A faster tempo version of this melody with different lyrics, appears on the White City: A Novel album by Pete Townshend, entitled “White City Fighting”.

A cover version of “Hope”, with “Bad Speech” as an introduction, can be found on the album Eternity by the Liverpudlian band Anathema, an album that Harper also makes an appearance on.

Side one

1.     “Nineteen Forty-Eightish” – Harper
2.     “Bad Speech” – Harper
3.     “Hope”   Harper, – Gilmour
4.     “Hangman” – Harper

Side two

1.     “Elizabeth” – Harper
2.     “Frozen Moment” – Harper
3.     “Twentieth Century Man” – Harper
4.     “Advertisement (Another Intentional Irrelevant Suicide)” – Harper


* Roy Harper – acoustic guitar and/or electric guitar
* Jimmy Page – acoustic guitar and/or electric guitar
* Tony Franklin – electric bass
* Nik Green – keyboard
* Ronnie Brambles – drums
* Steve Broughton – drums
* Preston Heyman – drums
* Nick Harper – semi-acoustic guitar
* Nik Green – mixing desk

(thanks to Wikipedia for the information supplied)



PINK FLOYD have made some brilliant albums (all of them as far as I’m concerned),
and most people would say that Dark Side Of The Moon was their best and I wouldn’t argue the point because they’re right. I chose OBSCURED BY CLOUDS because it was the first Pink Floyd album I had ever owned and got into.
The first two tracks “Obscured By Clouds” and “When You’re In”, are my favourites from the album and the lyrics for “Childhoods End”  which explain growing from childhood to old age in a clear, clever and wonderful way are an example of Roger Waters genius as a lyric writer.
The fact that the album was made as a sound track for a french film called “Le Vallee”, about a group of people journeying through the wilds of New Guinea, where I was born, held a special meaning for me.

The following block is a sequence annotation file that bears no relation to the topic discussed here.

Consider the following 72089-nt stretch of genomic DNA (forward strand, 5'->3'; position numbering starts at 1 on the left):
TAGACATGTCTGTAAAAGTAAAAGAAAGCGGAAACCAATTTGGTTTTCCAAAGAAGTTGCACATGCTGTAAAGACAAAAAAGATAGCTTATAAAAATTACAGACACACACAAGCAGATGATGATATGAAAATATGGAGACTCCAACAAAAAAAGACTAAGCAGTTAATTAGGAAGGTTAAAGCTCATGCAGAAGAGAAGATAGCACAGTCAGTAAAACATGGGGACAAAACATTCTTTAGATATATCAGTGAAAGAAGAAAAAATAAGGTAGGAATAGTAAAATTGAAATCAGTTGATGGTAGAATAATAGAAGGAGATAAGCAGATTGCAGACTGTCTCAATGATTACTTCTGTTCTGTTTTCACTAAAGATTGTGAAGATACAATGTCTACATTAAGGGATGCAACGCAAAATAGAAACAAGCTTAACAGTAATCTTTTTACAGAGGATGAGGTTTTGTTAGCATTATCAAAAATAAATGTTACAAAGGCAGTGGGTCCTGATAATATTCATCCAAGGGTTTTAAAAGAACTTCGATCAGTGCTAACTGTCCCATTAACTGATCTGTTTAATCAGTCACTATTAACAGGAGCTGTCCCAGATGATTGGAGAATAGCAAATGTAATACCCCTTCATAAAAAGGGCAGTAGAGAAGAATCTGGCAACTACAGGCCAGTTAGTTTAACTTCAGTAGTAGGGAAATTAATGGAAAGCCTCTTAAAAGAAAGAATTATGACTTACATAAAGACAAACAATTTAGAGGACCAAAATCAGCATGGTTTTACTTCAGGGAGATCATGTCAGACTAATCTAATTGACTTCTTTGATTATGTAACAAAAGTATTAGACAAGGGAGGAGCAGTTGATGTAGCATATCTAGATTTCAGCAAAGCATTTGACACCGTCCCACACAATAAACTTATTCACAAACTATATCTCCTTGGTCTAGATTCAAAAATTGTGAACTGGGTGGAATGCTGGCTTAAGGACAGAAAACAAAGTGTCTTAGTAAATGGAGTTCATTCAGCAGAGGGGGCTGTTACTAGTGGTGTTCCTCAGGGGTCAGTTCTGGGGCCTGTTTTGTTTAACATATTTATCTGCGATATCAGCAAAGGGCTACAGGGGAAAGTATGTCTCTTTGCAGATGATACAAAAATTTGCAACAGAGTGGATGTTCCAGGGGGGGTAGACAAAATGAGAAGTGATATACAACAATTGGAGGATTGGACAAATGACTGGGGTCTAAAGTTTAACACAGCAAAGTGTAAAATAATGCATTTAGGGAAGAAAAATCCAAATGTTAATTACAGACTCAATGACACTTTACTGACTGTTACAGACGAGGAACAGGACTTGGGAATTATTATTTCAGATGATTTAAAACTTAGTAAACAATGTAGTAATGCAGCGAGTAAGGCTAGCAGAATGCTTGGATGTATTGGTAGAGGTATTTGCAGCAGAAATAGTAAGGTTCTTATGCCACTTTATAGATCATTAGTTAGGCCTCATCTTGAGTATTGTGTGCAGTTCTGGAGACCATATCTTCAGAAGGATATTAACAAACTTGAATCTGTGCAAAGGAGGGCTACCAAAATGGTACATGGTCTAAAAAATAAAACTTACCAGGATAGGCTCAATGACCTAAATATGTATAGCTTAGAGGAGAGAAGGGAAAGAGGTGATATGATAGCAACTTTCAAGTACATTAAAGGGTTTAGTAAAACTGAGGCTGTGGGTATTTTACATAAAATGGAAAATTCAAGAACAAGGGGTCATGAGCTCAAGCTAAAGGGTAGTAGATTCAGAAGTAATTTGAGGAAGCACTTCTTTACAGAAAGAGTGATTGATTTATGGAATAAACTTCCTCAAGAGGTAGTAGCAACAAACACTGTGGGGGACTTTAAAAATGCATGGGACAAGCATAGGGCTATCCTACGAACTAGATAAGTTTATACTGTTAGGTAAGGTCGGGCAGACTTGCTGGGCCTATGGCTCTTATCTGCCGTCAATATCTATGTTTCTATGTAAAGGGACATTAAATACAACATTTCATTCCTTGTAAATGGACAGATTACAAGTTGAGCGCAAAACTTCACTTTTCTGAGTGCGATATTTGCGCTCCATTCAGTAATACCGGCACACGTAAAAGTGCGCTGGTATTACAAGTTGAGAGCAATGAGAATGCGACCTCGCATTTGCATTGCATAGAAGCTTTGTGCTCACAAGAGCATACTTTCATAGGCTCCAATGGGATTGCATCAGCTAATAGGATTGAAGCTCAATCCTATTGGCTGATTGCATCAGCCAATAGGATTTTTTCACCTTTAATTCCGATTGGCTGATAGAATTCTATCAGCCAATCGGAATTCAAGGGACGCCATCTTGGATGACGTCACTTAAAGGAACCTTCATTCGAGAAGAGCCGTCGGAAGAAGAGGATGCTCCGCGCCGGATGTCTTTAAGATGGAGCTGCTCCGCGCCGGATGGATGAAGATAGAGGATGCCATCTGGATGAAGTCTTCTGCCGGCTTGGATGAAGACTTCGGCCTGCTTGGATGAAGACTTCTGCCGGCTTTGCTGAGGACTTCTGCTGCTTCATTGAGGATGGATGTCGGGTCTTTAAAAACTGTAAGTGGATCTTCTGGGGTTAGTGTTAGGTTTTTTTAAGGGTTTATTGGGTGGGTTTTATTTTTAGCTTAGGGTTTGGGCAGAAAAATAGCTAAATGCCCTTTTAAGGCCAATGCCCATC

Obscured by Clouds is a rock album by Pink Floyd based on their soundtrack for the French film La Vallée, by Barbet Schroeder. Some copies of the album refer to the film by its alternate English title, The Valley.
The LP was released in the United Kingdom on 3 June 1972, on Harvest/EMI and then in the United States on 15 June 1972, on Harvest/Capitol.

At this point in their career, the band was not new to scoring movies. They had already scored the films More and Zabriskie Point in 1969 and 1970 respectively. So when the band went into score the movie, they had a lot more experience and therefore produced a much finer product.

The band was already working on The Dark Side of the Moon during this period, but production was interrupted when the band travelled to France to score the movie.
Nick Mason refers to the project:

“After the success of More, we had agreed to do another sound track for Barbet Schroeder. His new film was called La Vallée and we travelled over to France to record the music in the last week of February… We did the recording with the same method we had employed for More, following a rough cut of the film, using stopwatches for specific cues and creating interlinking musical moods that would be cross-faded to suit the final version… The recording time was extremely tight. We only had two weeks to record the soundtrack with a short amount of time afterwards to turn it into an album.”

While recording the music, the band was free to use “Standard rock song construction” to their advantage, and was such the case for “Obscured by Clouds”. The title track featured an early use of electronic drums, or “electric bongos” as Mason calls them. Rick Wright foreshadows what is to come later with his use of synthesizers on this album. A droning note (played on an EMS VCS3 synthesizer) begins the album. This song was often used to open their live shows in the following years. The band also used themes to their advantage. The melody played in “Burning Bridges” is echoed later in “Mudmen”. The song “Childhood’s End” is said to have been inspired by Arthur C. Clarke’s novel of the same name.
“Free Four” was the first Pink Floyd song to get significant airplay in the U.S., and the first to deal directly with the death of Eric Fletcher Waters, Roger Waters’ father.

In an interview that appeared in the “Director’s Cut” edition of Pink Floyd: Live at Pompeii, Roger Waters stated that early pressings of the album contained excessive sibilants in the vocal tracks, a problem that was corrected in later pressings.